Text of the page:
Reversal. Monday. Strange day. A day that saw the drumbeat of war turn into a little ditty. Whistling past the graveyard? Oh, the back and forth between Washington and Tehran is still headline news in the mainstream. Just not on Wall Street, apparently. The broader domestic equity indices all opened deep in the hole, and for the most part, that was as low as they would go for the day. The reversal to the upside was led by internet type names, pushing the Communications sector to the top of our daily standings board, not the Information Technology sector. I know that still confuses some. Either way, it still means that the gains made for the day were more central to the Nasdaq Composite and the Nasdaq 100. Though the S&P 500 did manage to place a plus tick on the board for Monday, that broadest of large cap averages did have to carry a level of weighting in both Transports and Materials type stocks just not present up at Times Square.
I do get the weakness in these spots. Higher fuel input costs would be a clear negative for the airlines. The rails however, did sell off with the airlines on Monday. Over the early days of January, yes, we have seen lower prices across several commodities to include wheat, corn, copper, and natural gas. Even crude prices, especially the sweet stuff which is what counts for the rails, sold off hard throughout the regular session on Monday after peaking overnight. Success for this group going forward is as much about potential economic growth as it is about weaker dollar valuations, and the dollar has found some support in early 2020.
What has quickly become apparent is that Wall Street has brushed aside the potential for further military action on either side. That in no way means that the threat has abated. My somewhat amateurish opinion is that the marketplace has determined that the U.S. would prefer to cool tensions for now, and that Iran might not be quite ready to take any overt action, that whatever they might be doing through cyber-space, has already been in place. This may not be correct, but I think this is what the markets are seeing, which means that should another shoe drop, of course, it would again be taken as a surprise. Do equity markets now return to their previously scheduled uptrend? I'll take it if that's what the markets offer, heck making money is always easier when the bulls run. That said, I'll sleep with one eye open... and one hand on my Ka-Bar.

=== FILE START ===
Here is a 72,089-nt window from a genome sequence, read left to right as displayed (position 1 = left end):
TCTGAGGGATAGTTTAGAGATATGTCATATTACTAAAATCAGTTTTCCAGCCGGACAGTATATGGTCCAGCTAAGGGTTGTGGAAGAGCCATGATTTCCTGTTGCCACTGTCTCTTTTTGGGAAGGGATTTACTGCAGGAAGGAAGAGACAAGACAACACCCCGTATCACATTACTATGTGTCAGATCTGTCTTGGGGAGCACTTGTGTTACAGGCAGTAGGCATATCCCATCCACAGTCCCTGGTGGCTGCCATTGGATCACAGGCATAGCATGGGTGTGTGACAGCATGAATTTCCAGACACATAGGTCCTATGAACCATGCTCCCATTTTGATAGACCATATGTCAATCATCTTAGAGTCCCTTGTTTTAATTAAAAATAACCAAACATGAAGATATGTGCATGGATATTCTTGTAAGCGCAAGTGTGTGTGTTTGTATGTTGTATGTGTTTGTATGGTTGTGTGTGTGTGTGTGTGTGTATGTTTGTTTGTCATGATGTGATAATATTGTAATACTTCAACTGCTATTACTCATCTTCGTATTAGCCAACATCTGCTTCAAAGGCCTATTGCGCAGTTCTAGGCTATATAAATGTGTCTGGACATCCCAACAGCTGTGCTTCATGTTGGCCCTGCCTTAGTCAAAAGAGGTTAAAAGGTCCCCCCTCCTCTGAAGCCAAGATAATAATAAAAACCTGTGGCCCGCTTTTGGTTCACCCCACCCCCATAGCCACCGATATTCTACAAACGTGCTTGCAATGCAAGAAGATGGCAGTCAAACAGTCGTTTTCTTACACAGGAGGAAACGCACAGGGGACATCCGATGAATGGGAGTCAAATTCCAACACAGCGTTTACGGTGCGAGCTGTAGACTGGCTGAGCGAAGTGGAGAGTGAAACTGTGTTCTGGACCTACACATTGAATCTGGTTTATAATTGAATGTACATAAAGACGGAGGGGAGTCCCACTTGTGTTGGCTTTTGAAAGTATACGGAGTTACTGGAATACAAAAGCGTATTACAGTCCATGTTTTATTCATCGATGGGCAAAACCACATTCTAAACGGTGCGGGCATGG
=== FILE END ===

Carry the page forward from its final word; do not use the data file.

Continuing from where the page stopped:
Connecticut? No. Bitcoin? So, it would seem. Check this out. As investors looked to move toward safe haven early on Monday, market prices obviously spiked, peaking at $1580 per troy ounce, the highest level seen for that market since the Spring of 2013. Interestingly, the spike in gold prices was indeed mimicked by a simultaneous spike in Bitcoin prices versus the U.S. dollar. Bitcoin topped out above $7900 per, on Monday, a level not seen since... wait for it... November.
Does Bitcoin now offer some measure of safe haven? Do crypto-currencies in general? I, in no way, even begin to pretend to be an expert in this corner of the financial universe. I have never even dabbled, with the exception of investment in some of the miners during that craze. So, why would Bitcoin rally with Gold, with the longer end of the U.S. Treasury curve, and with the VIX, given its reputation for volatility in dollar terms?
Reaching back, one sees that Bitcoin has enjoyed similar spikes in times of localized turmoil... as the Saudi government detained members of the Royal family in 2017, as the Venezuelan economy rolled off of a cliff, as the Chinese yuan eased in value in response to slower growth amid the early days of the trade war. Bitcoin, now this is purely conjecture on my part, remains quite useful as a store of value for wealthier individuals highly exposed to a pressured local currency. One might not be able to get rial out of Iran, or even yuan out of China in a time of crisis, but value stored alternatively in some kind of digital account that does not necessarily recognize national borders? Perhaps the best value for those at risk.
Not So Bad?
It was with great interest that I latched onto the work of JP Morgan's high profile retail analyst Matthew Boss. His work is always thorough and very hands on. Over the years I have had some success trading the retail space by doing my on field work, albeit, very locally. Ever see the creepy guy counting parking spaces, timing wait lines, walking across department stores looking at just about every price tag while manipulating a calculator. Yeah, that was me.